This time last week I was starting my #LiveBelowTheLine challenge. To live on less than £1 a day for 5 days.
The whole aim of the challenge was to raise awareness of the 1.2 billion people on this planet who do the same. The crucial differences being that they have to pay for EVERYTHING out of that amount, not just their food and drink bill as I have done, AND they have no choice about taking part.
Let's be honest my challenge was a gimmick.
I can't for a second claim to understand what the very poorest in society are going through. I made a choice to take part in the scheme and if things got too tough I could have given up.
Nevertheless I think the whole challenge opened my eyes a little to the problems that are very much hidden right here in our own communities.
The first thing that struck me during the week was that it's not difficult to stay full on a pound a day, there is always 18 pence noodles from budget supermarkets which contain 600+ calories to fall back on.
It is however exceptionally difficult to eat healthily. When you are faced with a choice of a filling meal for less than 20 pence or fresh vegetables, currently being heavily advertised by one leading supermarket, at 49 pence the choice (or lack of it) is fairly obvious.
What was a surprise was the number of people right here in Coalville who are living on around a pound a day today and every day.
We hear so much about food banks but simply by talking to people about food poverty you will hear stories about how people you never imagined are living on the edge.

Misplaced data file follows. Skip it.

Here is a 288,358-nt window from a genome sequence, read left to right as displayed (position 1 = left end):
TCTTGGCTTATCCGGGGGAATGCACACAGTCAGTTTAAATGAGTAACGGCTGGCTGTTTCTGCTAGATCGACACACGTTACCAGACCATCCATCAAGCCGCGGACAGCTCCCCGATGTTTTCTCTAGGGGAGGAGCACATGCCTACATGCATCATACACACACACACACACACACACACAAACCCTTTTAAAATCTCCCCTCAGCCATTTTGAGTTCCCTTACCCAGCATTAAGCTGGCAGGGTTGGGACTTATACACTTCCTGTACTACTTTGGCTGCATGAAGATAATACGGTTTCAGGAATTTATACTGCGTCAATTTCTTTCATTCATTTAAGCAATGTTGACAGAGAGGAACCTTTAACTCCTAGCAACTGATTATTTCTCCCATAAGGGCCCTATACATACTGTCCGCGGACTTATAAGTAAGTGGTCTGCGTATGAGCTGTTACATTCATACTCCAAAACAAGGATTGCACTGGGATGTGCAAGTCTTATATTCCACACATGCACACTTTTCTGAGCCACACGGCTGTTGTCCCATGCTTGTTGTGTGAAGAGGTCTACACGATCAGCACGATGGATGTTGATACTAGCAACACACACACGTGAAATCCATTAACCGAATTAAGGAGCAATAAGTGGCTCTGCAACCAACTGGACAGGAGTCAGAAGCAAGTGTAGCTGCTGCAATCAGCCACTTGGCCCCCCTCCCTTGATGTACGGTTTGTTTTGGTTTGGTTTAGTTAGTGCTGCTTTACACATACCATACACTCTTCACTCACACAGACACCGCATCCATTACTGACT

I have been shocked to hear so many stories of local people who after paying utility and other essential bills are eating on miniscule amounts.
The stories of people waiting until 9.55pm before going shopping as the supermarket closes to ensure that they will pick up food at its most reduced price.
The stories of mixing stock cubes with super noodles to make filling soups which will make the 18 pence staple last two days!
The stories of parents missing meals to try and pay for children's shoes or a simple birthday present.
Because we don't see people starving it doesn't mean people aren't going hungry.
Perhaps the biggest thing that struck me though was the isolation that follows.
When I went to Coalville Town's vital play off game (and I do know if I had really been on the breadline I wouldn't have been able to afford going to the football) I couldn't afford to have my normal beverage. It felt like I was left out.
When cakes were being given out at work I couldn't have one because if my challenge were real I couldn't afford to reciprocate. I felt a little ostracized.
And then I remember the elderly lady who used to look forward to her lunch club and could no longer go because of cuts. She doesn't feel a bit left out, she feels lonely, isolated and desperate.
I'm not going to change the world by taking part in #LiveBelowTheLine. I do very much hope that I can tell people about my experience and hopefully by working together we can consider just a little more those people who have no choice but to live on the edge.